In response to the high number of complaints it has received concerning reverse mortgages, the Consumer Financial Protection Bureau (CFPB) has released a set of ‘tips’ consumers can use when shopping for a reverse mortgage in order to better protect themselves and their family members.
One of the basic problems related to reverse mortgages, the CFPB says, is that many consumers do not understand the terms of the loan, how it works, or what the long-term financial impacts will be.
To help ensure consumers are better protected, the CFPB is advising that borrowers take the following steps when taking out a reverse mortgage:
- Verify who is on the loan: If two borrowers took out the reverse mortgage, they should check with the reverse mortgage company to make sure its loan records are accurate.
- Plan ahead for the non-borrowing spouse: Consumers who took out a Home Equity Conversion Mortgage (HECM) in the name of only one spouse before Aug. 4, 2014, should contact their loan servicer to find out if the non-borrowing spouse may qualify for a repayment deferral. If not, they should make a plan in the event the borrowing spouse passes away first. Couples with enough remaining equity could consider taking out a new reverse mortgage, but they will incur new loan fees. Some surviving spouses may also be able to pay off the reverse mortgage, or take out a traditional mortgage, perhaps with another family member. Many will need to plan for where they will live after the home is sold to repay the loan. If the loan was originated after Aug. 4, 2014, new changes to the HECM program will allow the non-borrowing spouse, meeting certain conditions, to remain in the home.
- Plan ahead for other family members living in the home: Consumers should make sure any children or other family members living in the home know what to expect when the reverse mortgage is due. If those members want to keep the home, the borrower should contact their reverse mortgage company to have them explain their options. They can also contact a U.S. Department of Housing and Urban Development-approved housing counselor to explore their options.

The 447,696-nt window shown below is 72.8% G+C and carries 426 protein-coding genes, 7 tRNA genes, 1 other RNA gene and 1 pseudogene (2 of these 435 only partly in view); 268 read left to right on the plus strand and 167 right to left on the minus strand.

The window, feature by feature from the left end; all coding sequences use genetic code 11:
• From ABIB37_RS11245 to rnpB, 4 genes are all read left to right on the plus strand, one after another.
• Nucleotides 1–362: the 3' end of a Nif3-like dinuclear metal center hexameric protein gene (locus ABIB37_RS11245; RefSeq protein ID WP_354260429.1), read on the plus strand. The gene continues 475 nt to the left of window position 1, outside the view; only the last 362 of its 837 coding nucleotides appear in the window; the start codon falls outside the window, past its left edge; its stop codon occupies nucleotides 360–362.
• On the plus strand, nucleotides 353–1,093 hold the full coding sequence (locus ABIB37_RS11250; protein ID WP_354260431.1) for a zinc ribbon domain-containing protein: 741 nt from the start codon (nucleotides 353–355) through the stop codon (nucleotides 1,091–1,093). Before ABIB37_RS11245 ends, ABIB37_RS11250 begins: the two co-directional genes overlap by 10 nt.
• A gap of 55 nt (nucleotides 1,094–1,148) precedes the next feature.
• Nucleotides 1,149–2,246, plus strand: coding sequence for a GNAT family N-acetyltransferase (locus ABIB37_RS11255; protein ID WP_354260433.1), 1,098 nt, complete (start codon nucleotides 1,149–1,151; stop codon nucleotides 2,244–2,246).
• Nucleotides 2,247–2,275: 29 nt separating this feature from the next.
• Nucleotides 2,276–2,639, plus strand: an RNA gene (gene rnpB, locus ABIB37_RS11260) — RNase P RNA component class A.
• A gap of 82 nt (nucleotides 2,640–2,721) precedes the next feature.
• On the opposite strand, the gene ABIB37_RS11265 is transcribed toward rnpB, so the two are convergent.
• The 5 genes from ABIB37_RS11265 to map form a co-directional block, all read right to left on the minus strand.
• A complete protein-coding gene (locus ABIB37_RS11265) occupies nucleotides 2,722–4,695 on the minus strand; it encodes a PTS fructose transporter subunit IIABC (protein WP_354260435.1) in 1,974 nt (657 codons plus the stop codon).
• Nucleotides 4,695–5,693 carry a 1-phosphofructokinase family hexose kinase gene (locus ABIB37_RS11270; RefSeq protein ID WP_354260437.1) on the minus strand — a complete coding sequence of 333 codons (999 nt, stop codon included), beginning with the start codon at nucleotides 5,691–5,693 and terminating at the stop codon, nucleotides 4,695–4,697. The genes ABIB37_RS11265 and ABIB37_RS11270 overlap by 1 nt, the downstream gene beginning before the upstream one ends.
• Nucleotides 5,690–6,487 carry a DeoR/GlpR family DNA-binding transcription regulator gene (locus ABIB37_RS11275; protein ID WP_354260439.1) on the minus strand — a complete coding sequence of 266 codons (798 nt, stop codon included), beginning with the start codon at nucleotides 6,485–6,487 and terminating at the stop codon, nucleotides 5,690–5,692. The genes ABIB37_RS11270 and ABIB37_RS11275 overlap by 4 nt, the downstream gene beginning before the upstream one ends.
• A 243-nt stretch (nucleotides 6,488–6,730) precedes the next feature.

‘Consumer complaints tell us that the complex terms of reverse mortgages continue to be misunderstood,’ says Richard Cordray, director of the CFPB, in a statement. ‘As more baby boomers choose reverse mortgages to tap into their home equity, they need to understand the unique terms and features of this product.’
The bureau says it has received more than 1,200 complaints related to reverse mortgages since 2011. Many of these complaints show a mismatch between consumer expectations and the way the product functions, the CFPB says. Many consumers, for example, struggle with understanding how quickly their loan balance will go up and home equity will fall.
Consumers have also complained about the inability to add new borrowers to an existing loan. As explained in the CFPB's press release, reverse mortgages prohibit spouses, heirs and dependents from taking over the loan. This is because loan amounts are, in part, calculated using a borrower's age and the loan repayment is triggered when the last borrower moves out or dies. This can be a problem for surviving spouses and children. Family members complained to the CFPB about not being able to be added to the loan so they could keep the home.
Consumers have also sometimes found the process of paying off the debt frustrating. When the borrower dies, heirs can sell the home, repay the loan balance, or pay 95% of the property's assessed value. Consumers have complained that loan servicers do not provide a clear process to allow them to settle the debt. Consumers have also complained about appraisal delays, improperly performed appraisals and inflated home values so they would have to pay more, according to the CFPB. Others complained about a lack of response from loan servicers, including unanswered calls, and a lack of response to written requests.
Consumers have also complained about struggles with foreclosure due to issues with property taxes and homeowners' insurance. As the CFPB explains, although reverse mortgages require no monthly mortgage payments, borrowers are nevertheless responsible for property taxes and homeowner's insurance. A previous CFPB report found that nearly 10% of reverse mortgage borrowers are at risk of foreclosure because they have failed to pay these expenses. Consumers who complained to the CFPB described unsuccessful attempts to halt foreclosure proceedings by paying overdue taxes. Others insisted that their loan servicers had determined incorrectly that their taxes were overdue. Sometimes these inaccuracies were due to a failure by loan servicers to keep accurate records, the CFPB says.